Though Google has yet to receive a ticket on one of their self-driving vehicles, this is not the first traffic stop of this kind the cars have encountered. After the incident, Google posted: “we’ve capped the speed of our prototype vehicles at 25 mph for safety reasons,” with the aim of the cars appearing “friendly and approachable.” Oddly humanoid language for such a non-human machine. The cars have traveled over 1.2 million miles without a ticket, the company brags. However, in the event of undesirable road behavior, the car operator would receive the penalty.
Human drivers get the short end of the stick here. Blamed for the error of our machines, forced to suffer the burdens of an irresponsible autonomous vehicle, all for what: a nap behind the wheel? Basket-weaving on the way to work? A quick game of online poker? Google may be making strides into a niche industry, but until my car makes my afternoon coffee and files my taxes, I’m keeping my hands at ten and two. –JT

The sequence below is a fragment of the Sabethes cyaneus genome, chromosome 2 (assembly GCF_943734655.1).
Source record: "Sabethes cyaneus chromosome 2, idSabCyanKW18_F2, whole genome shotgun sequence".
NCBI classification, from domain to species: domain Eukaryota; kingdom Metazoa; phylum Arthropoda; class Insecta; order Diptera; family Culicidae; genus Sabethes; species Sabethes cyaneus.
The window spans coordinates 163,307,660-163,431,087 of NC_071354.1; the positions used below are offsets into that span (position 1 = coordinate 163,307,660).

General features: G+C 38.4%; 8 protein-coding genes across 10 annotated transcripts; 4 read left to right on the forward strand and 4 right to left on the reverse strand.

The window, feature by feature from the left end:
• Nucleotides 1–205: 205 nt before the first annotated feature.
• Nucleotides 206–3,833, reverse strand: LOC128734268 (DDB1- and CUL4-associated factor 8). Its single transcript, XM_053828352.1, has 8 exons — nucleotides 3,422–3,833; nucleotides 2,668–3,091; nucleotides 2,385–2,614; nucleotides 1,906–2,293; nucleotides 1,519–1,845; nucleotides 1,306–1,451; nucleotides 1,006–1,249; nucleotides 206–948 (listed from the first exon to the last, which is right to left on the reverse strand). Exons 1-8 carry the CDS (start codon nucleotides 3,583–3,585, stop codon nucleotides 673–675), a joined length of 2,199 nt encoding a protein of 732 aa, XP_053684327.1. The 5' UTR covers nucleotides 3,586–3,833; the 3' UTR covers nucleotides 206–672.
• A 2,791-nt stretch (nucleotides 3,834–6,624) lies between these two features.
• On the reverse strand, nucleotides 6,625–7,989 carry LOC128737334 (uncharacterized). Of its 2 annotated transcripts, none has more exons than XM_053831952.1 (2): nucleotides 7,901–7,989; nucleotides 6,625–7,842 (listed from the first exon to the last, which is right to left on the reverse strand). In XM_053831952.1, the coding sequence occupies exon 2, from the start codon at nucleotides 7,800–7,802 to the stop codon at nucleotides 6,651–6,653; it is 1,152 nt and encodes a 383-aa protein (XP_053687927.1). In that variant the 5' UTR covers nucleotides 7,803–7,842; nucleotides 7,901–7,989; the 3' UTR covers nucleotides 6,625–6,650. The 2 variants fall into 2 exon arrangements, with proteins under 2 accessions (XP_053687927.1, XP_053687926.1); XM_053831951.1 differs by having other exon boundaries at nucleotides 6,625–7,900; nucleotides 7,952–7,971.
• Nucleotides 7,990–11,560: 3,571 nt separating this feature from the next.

Everyone in Indonesia knows that nobody is incorruptible, and that is certainly Budi Waseso’s opinion. Appointed in 2015, the 54 year old head of the country’s National Narcotics Agency is determined to eradicate the “Narcotic Mafia that are committing mass murder by poisoning our youth.” Indonesia has a very strict drug policy. Marijuana possession is punishable by a four year minimum prison sentence or a minimum fine of $90,000; trafficking often leads to the death penalty.
A few weeks ago, Budi expressed his desire to build a prison island for death row prisoners incarcerated for drug-related offences. But Budi now has to ensure that these prisoners do not find ways to escape. And while his island may impede the more Shawshank-esque escapes, it does not insulate against bribery.